|EHLEN||Magnificent men in flying machines: Tactical control of the High Ground, Korea, 1950||Geography|
|EHLEN & WHISONANT||Casualties (Opfer), geology, and terrain in the American Civil War||Geology, DEM|
|FERLAND||Military cartography trends for situation awareness||Cartography|
|FRANKLIN & GUTH||The effects of DEM re-interpretation on viewshed computations||Topography, DEM|
|FRIEND||Environmental analysis in support of the military commander||Goings, Military geology|
|GALGANO||“Sichelschnitt”: May 1940, the German attack through the Ardennes – A geographic analysis of a decisive campaign||Geography, WWII|
|GUTH||Challenges for military application of high resolution DEMs||Topography, DEM|
|HAMILTON||Imagery of the battlescape, Roger Fenton and the Crimean War||History|
|HARRISON & THOMPSON||Terrain and non-linearity: Kampfgruppe Peiper and the Battle of the Bulge, December 1944||Geology (terrain, climate; movement), WWII|
|HENDERSON||The geology of the 1776 Battle of Brooklyn and battlefield preservation in an urban environment||Geology, history|
|HEFFERNAN||Geography, military intelligence and WWI||Geography, intelligence, WWI|
|JACKSON||The changing nature of geo-intelligence and consequential research challenges||Intelligence, US NGA|
|Geochemical characteristics of Iraqi dust and soil samples and related impacts to weapon malfunctions||Geology|
|MAHANEY & TRICART||Hannibal´s debacle in the Combe de Queyras in 218 B.C.: The unknown Gallic commander||Geography, history|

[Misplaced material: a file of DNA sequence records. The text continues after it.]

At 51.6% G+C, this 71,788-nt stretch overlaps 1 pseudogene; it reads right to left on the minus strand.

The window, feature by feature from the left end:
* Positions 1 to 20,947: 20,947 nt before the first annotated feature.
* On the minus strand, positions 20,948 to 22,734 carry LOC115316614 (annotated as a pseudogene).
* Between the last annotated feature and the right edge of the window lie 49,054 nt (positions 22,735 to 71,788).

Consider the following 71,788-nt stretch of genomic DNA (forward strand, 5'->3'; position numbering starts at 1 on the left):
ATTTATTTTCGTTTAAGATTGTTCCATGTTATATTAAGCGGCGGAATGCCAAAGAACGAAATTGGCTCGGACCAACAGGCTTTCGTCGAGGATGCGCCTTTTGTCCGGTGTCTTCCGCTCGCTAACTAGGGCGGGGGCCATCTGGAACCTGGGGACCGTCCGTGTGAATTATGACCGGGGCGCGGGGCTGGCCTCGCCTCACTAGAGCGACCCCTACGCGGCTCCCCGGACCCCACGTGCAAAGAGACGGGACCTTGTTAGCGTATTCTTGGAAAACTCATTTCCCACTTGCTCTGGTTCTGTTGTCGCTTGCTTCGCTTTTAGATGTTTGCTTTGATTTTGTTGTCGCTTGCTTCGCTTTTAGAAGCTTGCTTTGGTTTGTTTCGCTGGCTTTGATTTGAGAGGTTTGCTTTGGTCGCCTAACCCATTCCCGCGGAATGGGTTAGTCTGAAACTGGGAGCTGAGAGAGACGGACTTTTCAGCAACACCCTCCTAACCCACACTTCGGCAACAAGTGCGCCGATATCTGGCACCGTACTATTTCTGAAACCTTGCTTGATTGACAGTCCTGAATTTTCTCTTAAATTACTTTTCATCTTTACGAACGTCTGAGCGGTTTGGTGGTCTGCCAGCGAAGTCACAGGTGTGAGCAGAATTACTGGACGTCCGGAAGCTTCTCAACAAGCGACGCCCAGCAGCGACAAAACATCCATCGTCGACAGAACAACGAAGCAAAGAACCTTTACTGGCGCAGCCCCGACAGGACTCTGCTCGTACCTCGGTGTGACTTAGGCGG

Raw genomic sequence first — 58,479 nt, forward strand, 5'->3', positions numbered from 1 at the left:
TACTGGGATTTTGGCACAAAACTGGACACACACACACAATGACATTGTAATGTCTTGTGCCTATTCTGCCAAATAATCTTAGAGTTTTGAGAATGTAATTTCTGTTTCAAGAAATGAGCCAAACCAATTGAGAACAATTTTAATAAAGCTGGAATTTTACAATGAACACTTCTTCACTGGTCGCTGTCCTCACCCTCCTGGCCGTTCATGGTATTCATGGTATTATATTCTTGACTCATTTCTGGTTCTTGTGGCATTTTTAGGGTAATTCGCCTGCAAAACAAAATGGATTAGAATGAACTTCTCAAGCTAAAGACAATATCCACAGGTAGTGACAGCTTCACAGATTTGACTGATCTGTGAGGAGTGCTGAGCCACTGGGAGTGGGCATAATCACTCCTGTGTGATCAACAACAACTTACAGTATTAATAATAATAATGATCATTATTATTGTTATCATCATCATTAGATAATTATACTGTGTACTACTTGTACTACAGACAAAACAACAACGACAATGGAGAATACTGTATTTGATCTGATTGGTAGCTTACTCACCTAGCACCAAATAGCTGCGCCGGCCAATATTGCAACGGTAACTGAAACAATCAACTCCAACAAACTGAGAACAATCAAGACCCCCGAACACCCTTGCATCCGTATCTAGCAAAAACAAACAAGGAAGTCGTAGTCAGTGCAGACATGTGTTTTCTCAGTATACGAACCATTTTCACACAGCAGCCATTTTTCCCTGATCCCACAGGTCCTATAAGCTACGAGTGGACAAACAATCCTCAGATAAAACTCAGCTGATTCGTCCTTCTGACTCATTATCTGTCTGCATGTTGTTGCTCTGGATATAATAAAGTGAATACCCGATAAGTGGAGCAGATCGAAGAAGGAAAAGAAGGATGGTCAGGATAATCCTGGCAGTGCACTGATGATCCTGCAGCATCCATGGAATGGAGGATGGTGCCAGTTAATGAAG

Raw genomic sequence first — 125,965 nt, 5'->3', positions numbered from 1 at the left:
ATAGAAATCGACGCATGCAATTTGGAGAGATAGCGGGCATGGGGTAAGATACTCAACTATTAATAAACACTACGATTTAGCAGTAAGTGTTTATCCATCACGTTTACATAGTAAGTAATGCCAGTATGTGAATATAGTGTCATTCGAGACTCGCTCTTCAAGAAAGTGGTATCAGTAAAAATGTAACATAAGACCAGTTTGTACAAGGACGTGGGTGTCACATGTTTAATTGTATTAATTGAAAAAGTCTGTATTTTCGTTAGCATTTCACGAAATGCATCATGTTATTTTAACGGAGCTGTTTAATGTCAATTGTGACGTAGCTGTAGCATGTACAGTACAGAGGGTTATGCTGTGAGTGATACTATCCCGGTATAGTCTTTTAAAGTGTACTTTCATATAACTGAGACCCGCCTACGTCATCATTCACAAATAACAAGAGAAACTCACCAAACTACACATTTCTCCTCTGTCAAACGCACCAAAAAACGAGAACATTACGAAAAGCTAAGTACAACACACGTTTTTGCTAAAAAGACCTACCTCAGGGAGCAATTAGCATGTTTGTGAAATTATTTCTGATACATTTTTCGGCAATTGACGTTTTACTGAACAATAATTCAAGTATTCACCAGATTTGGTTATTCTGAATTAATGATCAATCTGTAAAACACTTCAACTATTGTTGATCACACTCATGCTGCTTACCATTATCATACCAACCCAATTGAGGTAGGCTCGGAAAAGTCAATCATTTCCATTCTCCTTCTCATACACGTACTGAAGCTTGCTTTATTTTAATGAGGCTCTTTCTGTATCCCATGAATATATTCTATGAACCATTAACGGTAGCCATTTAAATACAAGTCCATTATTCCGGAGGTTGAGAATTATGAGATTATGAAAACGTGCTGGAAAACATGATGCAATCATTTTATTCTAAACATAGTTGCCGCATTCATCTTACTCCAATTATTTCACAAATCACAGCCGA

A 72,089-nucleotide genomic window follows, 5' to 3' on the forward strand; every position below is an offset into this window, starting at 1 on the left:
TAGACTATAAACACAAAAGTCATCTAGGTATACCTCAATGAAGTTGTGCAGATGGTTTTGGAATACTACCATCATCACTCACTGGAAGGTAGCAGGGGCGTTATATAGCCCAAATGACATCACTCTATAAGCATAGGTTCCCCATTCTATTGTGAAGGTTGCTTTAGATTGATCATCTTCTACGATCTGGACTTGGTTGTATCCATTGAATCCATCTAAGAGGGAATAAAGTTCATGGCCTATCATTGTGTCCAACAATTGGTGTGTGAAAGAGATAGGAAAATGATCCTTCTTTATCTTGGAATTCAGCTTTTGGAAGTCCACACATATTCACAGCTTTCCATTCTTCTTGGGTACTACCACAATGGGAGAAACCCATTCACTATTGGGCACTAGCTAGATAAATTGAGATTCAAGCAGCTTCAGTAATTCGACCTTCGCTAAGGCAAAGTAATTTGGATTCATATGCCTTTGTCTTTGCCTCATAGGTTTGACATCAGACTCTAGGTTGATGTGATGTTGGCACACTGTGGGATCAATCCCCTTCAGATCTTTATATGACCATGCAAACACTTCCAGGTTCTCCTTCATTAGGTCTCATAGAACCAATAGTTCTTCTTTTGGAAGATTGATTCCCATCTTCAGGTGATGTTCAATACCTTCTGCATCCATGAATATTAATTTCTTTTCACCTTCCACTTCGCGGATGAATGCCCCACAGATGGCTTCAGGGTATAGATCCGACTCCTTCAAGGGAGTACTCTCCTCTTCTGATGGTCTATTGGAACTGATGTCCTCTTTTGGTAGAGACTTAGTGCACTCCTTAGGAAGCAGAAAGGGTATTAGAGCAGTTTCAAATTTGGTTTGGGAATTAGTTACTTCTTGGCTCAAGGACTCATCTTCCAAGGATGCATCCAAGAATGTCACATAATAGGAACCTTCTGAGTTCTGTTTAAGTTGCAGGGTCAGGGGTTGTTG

|MAHANEY, KALM &
|The Hannibalic invasion of Italia in 218 B.C.: geological/topographical analysis of the invasion routes||Geography, history|
|MARTIN||Non-control of space and other spatial aspects of peacekeeping operations||Geography, peacekeeping, in general|
|MEHARG||Identicide and the geographies of post-conflict reconstruction||Post-conflict reconstruction|
|NATHANAIL||The tectonic impact of the Manhattan Project||Geology|
|NATHANAIL||The Fauld Crater: WWII’s largest conventional explosion||Geology, WWII|
|OBROCK & GUTH||Filling holes in SRTM DEMs using ASTER DEMs||Topography|
|PALKA & HARMON||A geographical analysis of Australia for tropical testing of U.S. Army materiel and systems||Geography|
|The geography of battle in the Ardennes campaigns of 1940 and 1944||Geography, WWII|
|ROSE||Military applications of geology: a historical perspective||Geology|
|ROSE||German military geologists and fortification of the British Channel Islands during World War II||Geology, WWII|
|ROSE||British military geological terrain evaluation for “Operation Overlord”: the Allied Invasion of Normandy in June 1944||Geology, WWII|
|SWANSON||Multi-resolution digital elevation model visualization and analysis||Topography, DEM, remote sensing, DEM|
|SCHROEDER||Commonwealth and American tactics in World War II||Geography, tactics, WWII|
|WALTHAM & HARMON||Military uses of the sandstone caves of Nottingham, UK||Geology|
|WHISONANT, UNDERWOOD & SURBER||Shock and awe on the union right: Geologic and geomorphological analysis of the battle of Chancellorsville||Geology|